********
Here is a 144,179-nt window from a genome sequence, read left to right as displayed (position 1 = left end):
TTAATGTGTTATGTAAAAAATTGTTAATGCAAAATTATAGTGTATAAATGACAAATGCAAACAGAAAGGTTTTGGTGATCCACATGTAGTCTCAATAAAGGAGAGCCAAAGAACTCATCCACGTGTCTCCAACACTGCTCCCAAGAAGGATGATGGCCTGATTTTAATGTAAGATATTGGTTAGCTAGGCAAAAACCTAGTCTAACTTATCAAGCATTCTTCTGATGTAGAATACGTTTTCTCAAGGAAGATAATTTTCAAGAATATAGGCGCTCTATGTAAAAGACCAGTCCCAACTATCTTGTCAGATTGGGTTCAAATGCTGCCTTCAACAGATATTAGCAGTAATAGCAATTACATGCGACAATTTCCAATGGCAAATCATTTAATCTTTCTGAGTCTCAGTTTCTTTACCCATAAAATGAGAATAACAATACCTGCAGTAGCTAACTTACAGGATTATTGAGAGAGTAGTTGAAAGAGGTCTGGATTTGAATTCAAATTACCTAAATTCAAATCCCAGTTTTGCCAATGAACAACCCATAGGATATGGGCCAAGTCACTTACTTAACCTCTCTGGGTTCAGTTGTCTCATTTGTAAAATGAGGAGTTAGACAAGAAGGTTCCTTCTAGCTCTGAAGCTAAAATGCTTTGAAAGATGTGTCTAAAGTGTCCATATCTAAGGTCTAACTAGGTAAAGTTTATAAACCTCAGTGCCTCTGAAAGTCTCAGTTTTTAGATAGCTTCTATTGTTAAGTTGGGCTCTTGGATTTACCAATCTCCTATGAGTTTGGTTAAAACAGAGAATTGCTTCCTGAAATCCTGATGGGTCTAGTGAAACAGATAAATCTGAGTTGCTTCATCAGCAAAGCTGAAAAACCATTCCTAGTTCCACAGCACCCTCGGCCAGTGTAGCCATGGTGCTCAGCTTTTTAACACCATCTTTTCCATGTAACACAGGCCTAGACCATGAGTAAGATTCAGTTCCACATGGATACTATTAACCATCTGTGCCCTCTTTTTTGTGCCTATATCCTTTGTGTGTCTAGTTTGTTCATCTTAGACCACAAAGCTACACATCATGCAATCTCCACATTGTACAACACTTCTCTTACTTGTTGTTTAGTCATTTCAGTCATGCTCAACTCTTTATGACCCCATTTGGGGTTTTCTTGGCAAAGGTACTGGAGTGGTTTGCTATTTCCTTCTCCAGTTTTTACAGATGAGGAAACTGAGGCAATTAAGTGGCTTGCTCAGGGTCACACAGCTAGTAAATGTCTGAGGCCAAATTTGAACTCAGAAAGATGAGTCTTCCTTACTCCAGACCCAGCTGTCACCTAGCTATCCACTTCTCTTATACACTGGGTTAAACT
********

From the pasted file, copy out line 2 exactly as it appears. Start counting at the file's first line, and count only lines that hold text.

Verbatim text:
TTAATGTGTTATGTAAAAAATTGTTAATGCAAAATTATAGTGTATAAATGACAAATGCAAACAGAAAGGTTTTGGTGATCCACATGTAGTCTCAATAAAGGAGAGCCAAAGAACTCATCCACGTGTCTCCAACACTGCTCCCAAGAAGGATGATGGCCTGATTTTAATGTAAGATATTGGTTAGCTAGGCAAAAACCTAGTCTAACTTATCAAGCATTCTTCTGATGTAGAATACGTTTTCTCAAGGAAGATAATTTTCAAGAATATAGGCGCTCTATGTAAAAGACCAGTCCCAACTATCTTGTCAGATTGGGTTCAAATGCTGCCTTCAACAGATATTAGCAGTAATAGCAATTACATGCGACAATTTCCAATGGCAAATCATTTAATCTTTCTGAGTCTCAGTTTCTTTACCCATAAAATGAGAATAACAATACCTGCAGTAGCTAACTTACAGGATTATTGAGAGAGTAGTTGAAAGAGGTCTGGATTTGAATTCAAATTACCTAAATTCAAATCCCAGTTTTGCCAATGAACAACCCATAGGATATGGGCCAAGTCACTTACTTAACCTCTCTGGGTTCAGTTGTCTCATTTGTAAAATGAGGAGTTAGACAAGAAGGTTCCTTCTAGCTCTGAAGCTAAAATGCTTTGAAAGATGTGTCTAAAGTGTCCATATCTAAGGTCTAACTAGGTAAAGTTTATAAACCTCAGTGCCTCTGAAAGTCTCAGTTTTTAGATAGCTTCTATTGTTAAGTTGGGCTCTTGGATTTACCAATCTCCTATGAGTTTGGTTAAAACAGAGAATTGCTTCCTGAAATCCTGATGGGTCTAGTGAAACAGATAAATCTGAGTTGCTTCATCAGCAAAGCTGAAAAACCATTCCTAGTTCCACAGCACCCTCGGCCAGTGTAGCCATGGTGCTCAGCTTTTTAACACCATCTTTTCCATGTAACACAGGCCTAGACCATGAGTAAGATTCAGTTCCACATGGATACTATTAACCATCTGTGCCCTCTTTTTTGTGCCTATATCCTTTGTGTGTCTAGTTTGTTCATCTTAGACCACAAAGCTACACATCATGCAATCTCCACATTGTACAACACTTCTCTTACTTGTTGTTTAGTCATTTCAGTCATGCTCAACTCTTTATGACCCCATTTGGGGTTTTCTTGGCAAAGGTACTGGAGTGGTTTGCTATTTCCTTCTCCAGTTTTTACAGATGAGGAAACTGAGGCAATTAAGTGGCTTGCTCAGGGTCACACAGCTAGTAAATGTCTGAGGCCAAATTTGAACTCAGAAAGATGAGTCTTCCTTACTCCAGACCCAGCTGTCACCTAGCTATCCACTTCTCTTATACACTGGGTTAAACT